We assessed the antimalarial activity of different HIV drugs. No activity was seen at concentrations up to 50 μM for all 5 nucleoside reverse transcriptase inhibitors tested, the nonnucleoside reverse transcriptase inhibitor nevirapine, the protease inhibitor darunavir, or the integrase inhibitor raltegravir. However, since nucleoside reverse transcriptase inhibitors function as prodrugs (35
), we cannot rule out the possibility that the drugs exert antimalarial activity after intracellular phosphorylation. Among nonnucleoside reverse transcriptase inhibitors, efavirenz and etravirine showed antimalarial activity, although their IC50
s were well above the levels of the drugs that circulate with standard therapy. The fusion inhibitor enfuvirtide and entry inhibitor maraviroc were also active although, as with the active nonnucleoside reverse transcriptase inhibitors, concentrations with meaningful antimalarial activity are probably not achieved with standard dosing. Consistent with older reports (22
), the most meaningful antimalarial activity was seen with HIV protease inhibitors. All tested protease inhibitors except darunavir showed antimalarial activity. Also consistent with older reports, lopinavir was the most potent of these agents. When provided in standard dosing with ritonavir, lopinavir circulates in the plasma at 10 to 19 μM, well above the IC50
s of 2 to 3 μM determined in this study and 1 to 5 μM seen in other studies using a variety of methods (1
). Serum from patients treated with lopinavir-ritonavir also exerted in vitro
antimalarial activity (36
). Thus, when administered in modern regimens to treat HIV infection, lopinavir is likely to exert clinically relevant antimalarial activity.
The antimalarial activities of different HIV protease inhibitors vary greatly. Indeed, among newer agents not previously studied, tipranavir had only modest activity, although due to high circulating concentrations of this drug, the activity may be clinically important. Darunavir was inactive at 50 μM. Thus, lopinavir remains the HIV protease inhibitor with the most promising antimalarial activity. This is a fortuitous result, as lopinavir-ritonavir is increasingly available in countries where malaria is endemic, and it is available in a heat-stable formulation (9
The antimalarial mechanism of action of HIV protease inhibitors is uncertain. Their action differs from that of the generic aspartic protease inhibitor pepstatin, as unlike pepstatin, they did not display synergy with cysteine protease inhibitors or enhanced activity against a cysteine protease knockout parasite (32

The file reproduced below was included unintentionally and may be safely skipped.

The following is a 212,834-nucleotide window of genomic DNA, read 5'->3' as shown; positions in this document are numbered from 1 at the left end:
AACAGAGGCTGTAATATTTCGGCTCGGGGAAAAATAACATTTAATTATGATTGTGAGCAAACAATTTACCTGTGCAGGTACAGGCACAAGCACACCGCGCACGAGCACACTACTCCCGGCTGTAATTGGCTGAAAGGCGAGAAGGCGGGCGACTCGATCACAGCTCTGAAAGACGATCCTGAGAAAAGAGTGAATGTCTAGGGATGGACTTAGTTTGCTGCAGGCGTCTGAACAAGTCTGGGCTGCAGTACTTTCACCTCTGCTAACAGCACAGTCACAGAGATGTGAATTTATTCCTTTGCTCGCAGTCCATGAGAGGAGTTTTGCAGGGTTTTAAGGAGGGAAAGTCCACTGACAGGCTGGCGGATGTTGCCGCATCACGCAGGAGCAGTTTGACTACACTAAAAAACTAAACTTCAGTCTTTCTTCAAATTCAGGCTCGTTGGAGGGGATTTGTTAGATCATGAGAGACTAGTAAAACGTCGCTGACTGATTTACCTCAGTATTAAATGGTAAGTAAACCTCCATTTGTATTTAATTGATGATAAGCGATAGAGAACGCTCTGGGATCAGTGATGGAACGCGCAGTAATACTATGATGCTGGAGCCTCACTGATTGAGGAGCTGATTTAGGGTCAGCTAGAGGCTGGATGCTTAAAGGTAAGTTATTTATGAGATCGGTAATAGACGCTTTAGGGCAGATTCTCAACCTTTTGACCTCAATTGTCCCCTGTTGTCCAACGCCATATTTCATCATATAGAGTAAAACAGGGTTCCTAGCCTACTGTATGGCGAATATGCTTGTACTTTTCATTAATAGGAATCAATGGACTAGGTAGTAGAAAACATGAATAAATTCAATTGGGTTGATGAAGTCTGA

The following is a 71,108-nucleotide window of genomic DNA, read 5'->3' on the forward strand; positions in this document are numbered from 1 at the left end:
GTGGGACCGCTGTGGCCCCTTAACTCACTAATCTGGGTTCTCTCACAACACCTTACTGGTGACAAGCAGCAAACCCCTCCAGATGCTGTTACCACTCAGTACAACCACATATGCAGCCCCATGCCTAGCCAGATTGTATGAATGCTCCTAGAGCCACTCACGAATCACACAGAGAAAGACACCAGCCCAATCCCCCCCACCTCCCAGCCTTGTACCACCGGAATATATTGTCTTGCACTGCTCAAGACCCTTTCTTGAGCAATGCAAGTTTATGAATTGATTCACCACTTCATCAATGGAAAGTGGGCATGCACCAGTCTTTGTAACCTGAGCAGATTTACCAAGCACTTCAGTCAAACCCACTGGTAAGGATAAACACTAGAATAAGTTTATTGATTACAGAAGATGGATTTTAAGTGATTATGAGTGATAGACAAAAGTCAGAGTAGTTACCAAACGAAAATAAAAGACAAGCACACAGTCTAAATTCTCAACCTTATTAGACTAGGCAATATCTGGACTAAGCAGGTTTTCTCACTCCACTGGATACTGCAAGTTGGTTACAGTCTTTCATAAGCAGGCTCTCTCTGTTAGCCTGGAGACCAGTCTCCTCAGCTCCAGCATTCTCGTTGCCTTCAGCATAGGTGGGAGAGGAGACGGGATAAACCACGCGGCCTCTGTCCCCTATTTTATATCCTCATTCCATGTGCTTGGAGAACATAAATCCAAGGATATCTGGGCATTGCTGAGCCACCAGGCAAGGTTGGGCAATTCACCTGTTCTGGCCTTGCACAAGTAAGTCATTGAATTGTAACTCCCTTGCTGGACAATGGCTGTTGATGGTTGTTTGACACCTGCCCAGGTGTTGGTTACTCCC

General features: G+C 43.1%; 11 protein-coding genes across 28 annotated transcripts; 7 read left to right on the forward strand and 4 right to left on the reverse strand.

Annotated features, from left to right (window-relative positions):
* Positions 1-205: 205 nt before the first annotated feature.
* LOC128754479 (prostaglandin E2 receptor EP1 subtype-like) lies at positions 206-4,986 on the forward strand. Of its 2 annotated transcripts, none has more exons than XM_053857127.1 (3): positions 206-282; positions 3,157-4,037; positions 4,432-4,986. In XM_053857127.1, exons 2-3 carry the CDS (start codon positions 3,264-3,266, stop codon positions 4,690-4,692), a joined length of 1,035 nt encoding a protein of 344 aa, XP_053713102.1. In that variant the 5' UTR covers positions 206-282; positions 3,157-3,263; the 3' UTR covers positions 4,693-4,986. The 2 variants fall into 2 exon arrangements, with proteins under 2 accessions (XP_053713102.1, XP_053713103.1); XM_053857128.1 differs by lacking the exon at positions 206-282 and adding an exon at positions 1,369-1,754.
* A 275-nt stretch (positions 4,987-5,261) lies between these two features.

). These results suggest that, although lopinavir and ritonavir inhibited the food vacuole hemoglobinase plasmepsin II (32
), the HIV protease inhibitors may target other plasmodial proteases. P. falciparum
contains 10 aspartic protease genes, which encode 4 food vacuole hemoglobinases (plasmepsins I to IV [3
]), a protease that processes proteins for extracellular export (plasmepsin V [5
]), and other putative proteases with unknown functions. HIV protease inhibitors probably target plasmepsins, but this has not been confirmed, and it is unclear which plasmepsins are targeted or if all active protease inhibitors target the same enzymes.
We also evaluated the antimalarial activities of combinations of lopinavir and standard antimalarial agents. Interestingly, modest synergy was seen between lopinavir and lumefantrine. Synergy was not seen between lopinavir and any other tested antimalarial. Most combinations appeared to have additive effects. There was a trend toward antagonism between lopinavir and the aminoquinolines chloroquine, amodiaquine (studied as its active metabolite monodesethylamodiaquine), and piperaquine; for piperaquine and mefloquine, a trend toward antagonism was seen only for the chloroquine-resistant strain W2 and not the sensitive strain 3D7. Of interest, prior studies showed potentiation of chloroquine activity by HIV protease inhibitors (14
), although the results with lopinavir were modest. It is unclear whether differences in results between our groups are due to the different protease inhibitors studied, differences in methodology, or other factors. Other groups have reported synergy (29
) or antagonism (16
) between HIV protease inhibitors and artemisinins, although only older protease inhibitors and not lopinavir were studied; we found additive effects between lopinavir and dihydroartemisinin.
Our data and the results of other recent studies suggest that there are three means by which the use of lopinavir-ritonavir may have an impact upon the incidence of malaria. First, the antimalarial activity of lopinavir, with drug levels boosted by ritonavir, may kill erythrocytic parasites before infections progress to clinical illness. Second, after therapy for a prior infection, inhibition of cytochrome P450
3A4 by ritonavir may extend exposure to antimalarial drugs, as has been demonstrated for lumefantrine (12
), thereby prolonging the period during which a drug circulates at concentrations adequate to prevent new infections. Third, through synergistic effects, cocirculating antimalarials and antiretrovirals may prevent new infections more effectively than the antimalarials alone. For the last two described mechanisms, the evidence best supports an effect of lopinavir-ritonavir on the posttreatment prophylactic activity of lumefantrine. Therefore, it is of interest to evaluate the effect of lopinavir-ritonavir on those at high risk of malaria and on those treated for malaria in high-transmission areas with artemether-lumefantrine. Indeed, studies of the effects on malaria of treatment of HIV with lopinavir-ritonavir are under way. More broadly, as the use of antiretroviral therapy is increasing in countries where malaria is endemic, our results highlight the importance of evaluating the antimalarial effects of antiretroviral drugs, both in laboratory settings and in clinical trials.